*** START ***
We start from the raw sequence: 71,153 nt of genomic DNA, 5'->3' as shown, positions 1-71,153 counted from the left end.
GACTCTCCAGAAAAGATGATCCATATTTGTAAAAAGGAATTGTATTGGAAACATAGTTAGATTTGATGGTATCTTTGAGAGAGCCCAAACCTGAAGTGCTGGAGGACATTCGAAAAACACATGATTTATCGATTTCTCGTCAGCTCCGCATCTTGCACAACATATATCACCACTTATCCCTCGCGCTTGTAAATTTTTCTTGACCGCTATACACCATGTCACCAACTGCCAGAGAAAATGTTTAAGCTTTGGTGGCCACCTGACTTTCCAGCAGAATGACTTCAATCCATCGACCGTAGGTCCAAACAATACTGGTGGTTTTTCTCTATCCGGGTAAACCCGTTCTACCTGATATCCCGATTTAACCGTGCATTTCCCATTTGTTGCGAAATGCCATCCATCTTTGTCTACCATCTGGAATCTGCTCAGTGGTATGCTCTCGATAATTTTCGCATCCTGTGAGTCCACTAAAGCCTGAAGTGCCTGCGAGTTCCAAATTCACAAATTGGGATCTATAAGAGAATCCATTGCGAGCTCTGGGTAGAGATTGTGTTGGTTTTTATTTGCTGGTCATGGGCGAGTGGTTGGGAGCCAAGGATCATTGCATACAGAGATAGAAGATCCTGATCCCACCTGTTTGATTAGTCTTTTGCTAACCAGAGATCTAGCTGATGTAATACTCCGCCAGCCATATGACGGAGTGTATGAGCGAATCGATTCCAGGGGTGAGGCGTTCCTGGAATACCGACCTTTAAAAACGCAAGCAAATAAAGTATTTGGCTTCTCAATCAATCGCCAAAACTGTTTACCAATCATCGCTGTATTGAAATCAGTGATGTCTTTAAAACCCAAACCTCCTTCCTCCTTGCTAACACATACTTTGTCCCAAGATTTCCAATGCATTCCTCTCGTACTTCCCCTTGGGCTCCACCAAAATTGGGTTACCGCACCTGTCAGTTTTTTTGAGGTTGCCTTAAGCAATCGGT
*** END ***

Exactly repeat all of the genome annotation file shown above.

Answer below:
We start from the raw sequence: 71,153 nt of genomic DNA, 5'->3' as shown, positions 1-71,153 counted from the left end.
GACTCTCCAGAAAAGATGATCCATATTTGTAAAAAGGAATTGTATTGGAAACATAGTTAGATTTGATGGTATCTTTGAGAGAGCCCAAACCTGAAGTGCTGGAGGACATTCGAAAAACACATGATTTATCGATTTCTCGTCAGCTCCGCATCTTGCACAACATATATCACCACTTATCCCTCGCGCTTGTAAATTTTTCTTGACCGCTATACACCATGTCACCAACTGCCAGAGAAAATGTTTAAGCTTTGGTGGCCACCTGACTTTCCAGCAGAATGACTTCAATCCATCGACCGTAGGTCCAAACAATACTGGTGGTTTTTCTCTATCCGGGTAAACCCGTTCTACCTGATATCCCGATTTAACCGTGCATTTCCCATTTGTTGCGAAATGCCATCCATCTTTGTCTACCATCTGGAATCTGCTCAGTGGTATGCTCTCGATAATTTTCGCATCCTGTGAGTCCACTAAAGCCTGAAGTGCCTGCGAGTTCCAAATTCACAAATTGGGATCTATAAGAGAATCCATTGCGAGCTCTGGGTAGAGATTGTGTTGGTTTTTATTTGCTGGTCATGGGCGAGTGGTTGGGAGCCAAGGATCATTGCATACAGAGATAGAAGATCCTGATCCCACCTGTTTGATTAGTCTTTTGCTAACCAGAGATCTAGCTGATGTAATACTCCGCCAGCCATATGACGGAGTGTATGAGCGAATCGATTCCAGGGGTGAGGCGTTCCTGGAATACCGACCTTTAAAAACGCAAGCAAATAAAGTATTTGGCTTCTCAATCAATCGCCAAAACTGTTTACCAATCATCGCTGTATTGAAATCAGTGATGTCTTTAAAACCCAAACCTCCTTCCTCCTTGCTAACACATACTTTGTCCCAAGATTTCCAATGCATTCCTCTCGTACTTCCCCTTGGGCTCCACCAAAATTGGGTTACCGCACCTGTCAGTTTTTTTGAGGTTGCCTTAAGCAATCGGT